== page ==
COLOMBO, Sri Lanka - The Sri Lankan President Maithripala Sirisena was widely criticized on Saturday after deciding to dissolve the country's Parliament, merely five days before it was due to reconvene.
On Friday, Sirisena signed an official notification dissolving the country's parliament and called for fresh elections amid a deepening political crisis.
His move dissolving the parliament became effective at midnight on Friday, and was criticized by his opponents and several other Western powers.
On Saturday, Sirisena's opponents denounced the move was "unconstitutional."
Reacting to the move, the United National Party said in a Twitter post that it will meet the elections commissioner to discuss the constitutionality of the President's move.
Further, Harsha de Silva, a member of the party and a former minister said, "It's totally unconstitutional. Mr Sirisena has relegated the constitution to toilet paper. We will fight this dictator to the end."
On October 26, Sirisena triggered a political crisis after he fired his prime minister, Ranil Wickremesinghe.
The President replaced United National Party's Wickremesinghe, with former strongman Mahinda Rajapaksa.
However, Wickremesinghe insisted that his ouster was unconstitutional and refused to vacate his official residence.
Subsequently, the fired Prime Minister demanded that parliament be summoned immediately in a bid to prove that he had support among members.
As the political turmoil that he triggered escalated, Sirisena faced intense pressure to convene Parliament and end the impasse.
Under pressure both domestically and internationally, the President then announced that the parliament would be summoned on November 14.
However, Sirisena maintained that Mahinda Rajapaksa, who was his choice for prime minister had a majority in parliament.
Then, on Friday, merely five days before the parliament was to convene, the President decided to dissolve the parliament.
Observers have said that Sirisena's decision might be motivated by fears of losing a vote of no confidence.
Considering that the current parliament in the county was elected in August 2015, Wickremesinghe's camp was believed to be planning to contest Sirisena's move.
The constitutional provisions in Sri Lanka state that a parliament cannot be dissolved until four and a half years after its inception.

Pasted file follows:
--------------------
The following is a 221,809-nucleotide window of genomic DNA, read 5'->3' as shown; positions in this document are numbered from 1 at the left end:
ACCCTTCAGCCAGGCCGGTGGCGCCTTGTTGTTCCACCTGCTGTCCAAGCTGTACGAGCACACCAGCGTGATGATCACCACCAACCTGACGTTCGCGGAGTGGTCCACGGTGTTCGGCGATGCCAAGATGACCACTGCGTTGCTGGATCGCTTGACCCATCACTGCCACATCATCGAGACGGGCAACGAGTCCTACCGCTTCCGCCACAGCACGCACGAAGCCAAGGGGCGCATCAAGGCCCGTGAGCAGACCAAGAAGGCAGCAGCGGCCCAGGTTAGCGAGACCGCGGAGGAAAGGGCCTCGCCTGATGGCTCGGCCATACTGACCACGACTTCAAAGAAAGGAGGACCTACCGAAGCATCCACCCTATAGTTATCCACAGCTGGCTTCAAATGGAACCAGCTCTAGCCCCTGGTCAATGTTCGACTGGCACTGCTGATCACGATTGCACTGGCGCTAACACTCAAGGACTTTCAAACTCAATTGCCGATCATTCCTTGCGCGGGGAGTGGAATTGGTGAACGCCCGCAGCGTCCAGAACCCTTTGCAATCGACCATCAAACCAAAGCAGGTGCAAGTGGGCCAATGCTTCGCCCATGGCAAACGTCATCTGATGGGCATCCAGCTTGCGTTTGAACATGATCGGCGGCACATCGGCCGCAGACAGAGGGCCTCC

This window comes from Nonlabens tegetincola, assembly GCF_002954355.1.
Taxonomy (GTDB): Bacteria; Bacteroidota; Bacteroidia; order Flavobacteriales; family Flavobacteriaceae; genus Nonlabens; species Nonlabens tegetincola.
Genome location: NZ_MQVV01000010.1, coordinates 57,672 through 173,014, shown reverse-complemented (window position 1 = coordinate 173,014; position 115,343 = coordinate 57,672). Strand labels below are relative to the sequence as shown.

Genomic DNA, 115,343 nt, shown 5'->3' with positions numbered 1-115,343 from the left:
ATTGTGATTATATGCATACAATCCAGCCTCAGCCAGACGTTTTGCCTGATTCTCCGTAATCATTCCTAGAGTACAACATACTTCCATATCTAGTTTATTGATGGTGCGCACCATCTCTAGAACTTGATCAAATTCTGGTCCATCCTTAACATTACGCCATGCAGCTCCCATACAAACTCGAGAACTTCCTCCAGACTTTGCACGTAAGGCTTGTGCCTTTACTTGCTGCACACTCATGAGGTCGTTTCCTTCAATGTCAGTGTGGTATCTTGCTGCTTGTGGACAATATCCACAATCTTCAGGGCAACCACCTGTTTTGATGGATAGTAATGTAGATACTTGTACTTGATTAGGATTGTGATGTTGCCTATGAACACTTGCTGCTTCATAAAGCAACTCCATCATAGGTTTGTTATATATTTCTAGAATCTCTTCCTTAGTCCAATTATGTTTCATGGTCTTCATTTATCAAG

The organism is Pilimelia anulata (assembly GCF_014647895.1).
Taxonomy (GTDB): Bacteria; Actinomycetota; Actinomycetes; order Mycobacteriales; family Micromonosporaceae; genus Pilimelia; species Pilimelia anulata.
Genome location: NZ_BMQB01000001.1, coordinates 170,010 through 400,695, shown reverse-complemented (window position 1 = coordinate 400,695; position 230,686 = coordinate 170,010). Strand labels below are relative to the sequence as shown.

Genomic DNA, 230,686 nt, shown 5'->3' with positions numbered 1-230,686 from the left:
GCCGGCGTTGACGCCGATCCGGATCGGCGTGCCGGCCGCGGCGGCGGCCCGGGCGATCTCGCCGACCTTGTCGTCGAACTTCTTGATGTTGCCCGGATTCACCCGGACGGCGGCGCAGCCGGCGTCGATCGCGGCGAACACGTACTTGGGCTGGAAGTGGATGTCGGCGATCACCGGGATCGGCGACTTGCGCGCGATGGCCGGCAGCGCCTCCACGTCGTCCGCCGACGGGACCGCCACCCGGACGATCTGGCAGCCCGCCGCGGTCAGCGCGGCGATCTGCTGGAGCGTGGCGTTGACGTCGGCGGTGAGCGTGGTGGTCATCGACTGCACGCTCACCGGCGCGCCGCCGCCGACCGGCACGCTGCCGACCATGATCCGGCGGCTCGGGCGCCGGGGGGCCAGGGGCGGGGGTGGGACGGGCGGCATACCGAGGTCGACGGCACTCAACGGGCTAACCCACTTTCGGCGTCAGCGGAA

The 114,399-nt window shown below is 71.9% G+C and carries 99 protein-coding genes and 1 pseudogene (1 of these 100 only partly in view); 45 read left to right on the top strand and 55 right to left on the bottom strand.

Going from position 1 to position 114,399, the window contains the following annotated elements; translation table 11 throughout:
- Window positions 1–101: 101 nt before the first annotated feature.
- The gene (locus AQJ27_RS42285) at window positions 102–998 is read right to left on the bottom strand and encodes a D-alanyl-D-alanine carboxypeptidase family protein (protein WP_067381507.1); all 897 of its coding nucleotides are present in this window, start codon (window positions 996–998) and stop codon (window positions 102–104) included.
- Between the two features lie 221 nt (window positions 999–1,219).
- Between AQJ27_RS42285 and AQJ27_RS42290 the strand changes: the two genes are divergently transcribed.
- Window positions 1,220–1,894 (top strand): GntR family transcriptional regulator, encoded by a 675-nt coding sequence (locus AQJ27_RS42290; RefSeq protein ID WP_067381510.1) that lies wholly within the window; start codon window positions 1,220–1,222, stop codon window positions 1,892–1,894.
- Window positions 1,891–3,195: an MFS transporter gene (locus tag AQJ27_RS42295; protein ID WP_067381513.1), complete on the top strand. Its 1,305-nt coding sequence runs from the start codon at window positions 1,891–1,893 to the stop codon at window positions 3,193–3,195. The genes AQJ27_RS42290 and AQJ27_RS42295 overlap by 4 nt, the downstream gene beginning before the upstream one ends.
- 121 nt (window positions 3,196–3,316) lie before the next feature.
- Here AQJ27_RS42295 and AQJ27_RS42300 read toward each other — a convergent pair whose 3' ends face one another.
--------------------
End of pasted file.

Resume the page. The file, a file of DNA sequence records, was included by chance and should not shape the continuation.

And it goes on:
A day after he signed the official notification dissolving the country's parliament, Sirisena's decision drew criticism from Western powers.
In his official notification, which worsened an already major political crisis in Sri Lanka, Sirisena said the names of candidates for new elections will be called before November 26.
He announced that the country would hold new elections on January 5, 2019, and that the new parliament would be convened on January 17.
However, the U.S. State Department wrote on Twitter, "As a committed partner of Sri Lanka, we believe democratic institutions and processes need to be respected to ensure stability and prosperity."
Further, the U.S. Bureau of South and Central Asian Affairs said in a tweet that the United States was "deeply concerned by news the Sri Lanka Parliament will be dissolved, further deepening the political crisis."
It also added that democracy needed to be respected to ensure stability and prosperity.
On Saturday, Mark Field, the British minister of State for Asia and the Pacific too tweeted his concern about the dissolution of parliament.
Field said, "As a friend of Sri Lanka, the U.K. calls on all parties to uphold the constitution and respect democratic institutions and processes."
Even Canada's Foreign Policy took to Twitter and said that it was "deeply concerned" about the decision and referred to the risks to reconciliation work after the nation's civil war.
It said, "This further political uncertainty is corrosive to Sri Lanka's democratic future and its commitments on reconciliation and accountability."
On Saturday, Australian Minister for Foreign Affairs Marise Payne expressed concerns and said in a statement that the move "undermines Sri Lanka's long democratic tradition and poses a risk to its stability and prosperity."
Meanwhile, Sirisena's rivals are now gearing to challenge his decision in the Supreme Court on Monday.